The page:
In studying 98 million Americans, a Stanford and Northwestern University team of researchers has created a computer model to chart how COVID-19 infections spread through urban areas — and it has already accurately predicted spread in 10 major cities.
“We built a computer model to analyze how people of different demographic backgrounds, and from different neighborhoods, visit different types of places that are more or less crowded. Based on all of this, we could predict the likelihood of new infections occurring at any given place or time,” Jure Leskovec, the Stanford computer scientist who led the effort, said.
The study, published in the journal Nature, was conducted over the spring, based on an analysis of three factors fuelling infection risk: where people go, how long they stay, and how many are visiting the same place simultaneously. It achieved this through the margin of demographic data, epidemiological estimates, and anonymous cellphone location information. In doing so, it backed the notion that most COVID-19 transmissions occur at superspreader sites such as restaurants or gyms.
Researchers tracked 98 million Americans through New York, Los Angeles, Chicago, Dallas, Washington, D.C., Houston, Atlanta, Miami, Philadelphia, and San Francisco. Beyond the superspreader implications, the study also provided evidence of the successful nature of stay-at-home policies in reducing new infections. It revealed how mobility patterns fuel infection among minority and low-income populations in particular.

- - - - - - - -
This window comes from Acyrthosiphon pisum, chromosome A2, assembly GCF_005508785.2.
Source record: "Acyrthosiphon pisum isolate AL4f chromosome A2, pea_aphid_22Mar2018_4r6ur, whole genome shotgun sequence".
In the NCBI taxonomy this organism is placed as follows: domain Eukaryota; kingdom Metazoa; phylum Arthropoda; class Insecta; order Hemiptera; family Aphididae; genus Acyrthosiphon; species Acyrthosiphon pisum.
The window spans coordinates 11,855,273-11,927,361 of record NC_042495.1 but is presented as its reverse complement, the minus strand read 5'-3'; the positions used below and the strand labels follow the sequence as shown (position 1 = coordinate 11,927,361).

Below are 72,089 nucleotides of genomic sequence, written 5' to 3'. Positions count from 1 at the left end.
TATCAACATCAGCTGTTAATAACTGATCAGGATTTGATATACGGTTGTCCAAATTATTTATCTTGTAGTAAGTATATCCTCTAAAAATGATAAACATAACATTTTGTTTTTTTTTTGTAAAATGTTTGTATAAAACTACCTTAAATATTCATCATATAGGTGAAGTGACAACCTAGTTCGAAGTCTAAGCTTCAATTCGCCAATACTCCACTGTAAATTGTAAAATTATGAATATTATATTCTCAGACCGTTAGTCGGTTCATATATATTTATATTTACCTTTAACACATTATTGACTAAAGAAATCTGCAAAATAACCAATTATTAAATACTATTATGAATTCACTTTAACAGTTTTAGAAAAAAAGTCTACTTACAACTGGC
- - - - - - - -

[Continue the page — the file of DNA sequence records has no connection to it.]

“Because the places that employ minority and low-income people are often smaller and more crowded, occupancy caps on reopened stores can lower the risks they face,” David Grusky, study co-author and a Stanford professor of sociology, said. “We have a responsibility to build reopening plans that eliminate – or at least reduce – the disparities that current practices are creating.”
Grusky and his colleagues showed that minority and low-income people leave home more often because their jobs require it, and shop at smaller, more crowded businesses than people with higher incomes, who work-from-home, use home-delivery to avoid shopping and trend toward roomier businesses when they do emerge. In fact, the study showed that non-white populations faced double the risk of buying groceries than whites.
Reopening businesses with lower occupancy caps tends to benefit these disadvantaged groups the most, Grusky added. With such data in hand, the researchers were hopeful that officials could better balance the tradeoffs between new infections and sales lost to lessened capacities.
The tools used for this study have seen been made publicly available, along with associated data.